A Call for Corporate Prayer and Fasting at Bridgeway1
Starting this morning at 9:00 a.m. we began a three-day time of corporate prayer and fasting at Bridgeway. Friday night at 7:00 p.m. the fast will end and we will host an all-church worship service. If you’re in OKC, please join us.
You may wonder, Why are we doing this? There are several ways of explaining this. Let me begin by citing several texts:
“Such is the generation of those who seek him, who seek the face of the God of Jacob” (Psalm 24:6).
“O God, you are my God; earnestly I seek you; my soul thirsts for you; my flesh faints for you, as in a dry and weary land where there is no water. So I have looked upon you in the sanctuary, beholding your power and glory” (Psalm 63:1-2).
“My soul clings to you; your right hand upholds me” (Psalm 63:8).
“Whom have I in heaven but you? And there is nothing on earth that I desire besides you” (Psalm 73:25).
“I stretch out my hands to you; my soul thirsts for you like a parched land” (Psalm 143:6).
There is no escaping the focus of these texts. The object or goal or gain that the individual longs for is God himself. “Earnestly I seek you. My soul thirsts for you. My flesh faints for you (Ps. 63:1). “My soul clings to you” (Ps. 63:8).
Simply put, the “good” that God’s people seek in prayer is God himself. It isn’t so much that we seek particular blessings from God, although we must certainly do that. I’m saying that the highest and most glorious blessing we seek from God in prayer is more of God himself.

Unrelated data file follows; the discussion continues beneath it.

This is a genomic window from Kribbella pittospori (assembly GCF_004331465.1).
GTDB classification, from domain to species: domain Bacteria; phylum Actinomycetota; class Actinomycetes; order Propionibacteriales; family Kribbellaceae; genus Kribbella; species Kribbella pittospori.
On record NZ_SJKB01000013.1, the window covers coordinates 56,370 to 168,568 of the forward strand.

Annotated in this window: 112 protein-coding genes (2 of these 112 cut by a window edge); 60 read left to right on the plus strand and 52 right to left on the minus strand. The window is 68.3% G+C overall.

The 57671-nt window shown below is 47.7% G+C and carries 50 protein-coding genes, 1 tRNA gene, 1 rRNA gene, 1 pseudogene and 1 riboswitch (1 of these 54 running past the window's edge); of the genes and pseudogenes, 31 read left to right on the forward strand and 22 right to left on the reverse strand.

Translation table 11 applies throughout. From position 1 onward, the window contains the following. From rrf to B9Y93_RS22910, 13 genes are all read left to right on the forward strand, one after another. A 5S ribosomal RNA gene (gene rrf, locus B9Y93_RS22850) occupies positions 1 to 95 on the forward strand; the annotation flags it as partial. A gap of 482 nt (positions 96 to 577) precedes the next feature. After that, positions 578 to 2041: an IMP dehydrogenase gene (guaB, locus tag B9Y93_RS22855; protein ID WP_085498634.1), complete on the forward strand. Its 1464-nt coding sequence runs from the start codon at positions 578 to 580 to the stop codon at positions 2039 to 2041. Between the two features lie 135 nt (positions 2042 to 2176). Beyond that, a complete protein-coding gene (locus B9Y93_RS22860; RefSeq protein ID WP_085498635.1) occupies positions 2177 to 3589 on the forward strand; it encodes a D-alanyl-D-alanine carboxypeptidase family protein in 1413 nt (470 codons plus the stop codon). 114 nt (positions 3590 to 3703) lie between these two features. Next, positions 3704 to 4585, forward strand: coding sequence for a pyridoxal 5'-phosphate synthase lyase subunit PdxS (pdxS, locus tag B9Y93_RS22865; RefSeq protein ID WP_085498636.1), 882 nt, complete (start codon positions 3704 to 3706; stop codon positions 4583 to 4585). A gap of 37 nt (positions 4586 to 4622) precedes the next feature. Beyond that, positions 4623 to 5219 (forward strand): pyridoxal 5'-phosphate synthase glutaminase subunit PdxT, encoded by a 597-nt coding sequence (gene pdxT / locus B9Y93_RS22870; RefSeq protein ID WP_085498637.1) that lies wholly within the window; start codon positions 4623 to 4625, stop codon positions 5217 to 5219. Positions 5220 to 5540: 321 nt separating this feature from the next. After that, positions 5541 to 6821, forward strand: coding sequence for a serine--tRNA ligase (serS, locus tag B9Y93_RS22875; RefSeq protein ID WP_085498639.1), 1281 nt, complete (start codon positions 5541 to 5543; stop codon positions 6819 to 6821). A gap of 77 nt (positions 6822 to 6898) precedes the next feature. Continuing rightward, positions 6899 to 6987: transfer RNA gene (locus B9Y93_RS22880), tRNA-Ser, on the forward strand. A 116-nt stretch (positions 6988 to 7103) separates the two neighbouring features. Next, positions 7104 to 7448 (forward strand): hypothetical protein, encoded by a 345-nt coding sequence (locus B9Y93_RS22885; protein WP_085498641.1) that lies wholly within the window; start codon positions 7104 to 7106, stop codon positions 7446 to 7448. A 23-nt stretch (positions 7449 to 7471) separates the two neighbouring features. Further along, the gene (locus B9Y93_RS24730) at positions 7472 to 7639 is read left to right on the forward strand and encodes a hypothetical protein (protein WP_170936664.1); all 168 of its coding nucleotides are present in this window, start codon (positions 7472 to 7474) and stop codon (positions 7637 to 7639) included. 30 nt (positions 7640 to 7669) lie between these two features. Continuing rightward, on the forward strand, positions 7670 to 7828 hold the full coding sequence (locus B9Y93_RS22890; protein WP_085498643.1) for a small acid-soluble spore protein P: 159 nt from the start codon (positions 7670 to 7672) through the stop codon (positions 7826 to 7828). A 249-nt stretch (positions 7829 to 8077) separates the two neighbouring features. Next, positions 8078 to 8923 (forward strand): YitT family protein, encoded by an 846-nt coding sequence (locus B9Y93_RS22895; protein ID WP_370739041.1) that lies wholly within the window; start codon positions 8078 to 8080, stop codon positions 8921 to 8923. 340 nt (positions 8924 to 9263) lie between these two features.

Now, that calls for some explanation. By saying we seek “God himself” I mean greater manifestations of his presence, a tangible sense of his nearness, deeper and sweeter fellowship and communion with him, a heightened capacity to hear his voice, a movement on our hearts to feel and enjoy his affection for us, and an expanded power in us to enjoy and adore him with greater fervency. In seeking “God himself” we long to know him better, to understand his will and ways with greater clarity, to go deeper and deeper into the character of God, to be set on fire with a more passionate commitment to him and adoration of him. In seeking “God himself” we long for a satisfaction in our souls that is so rich and powerful that it drowns out the alluring and seductive appeal of the world, the flesh, and the devil.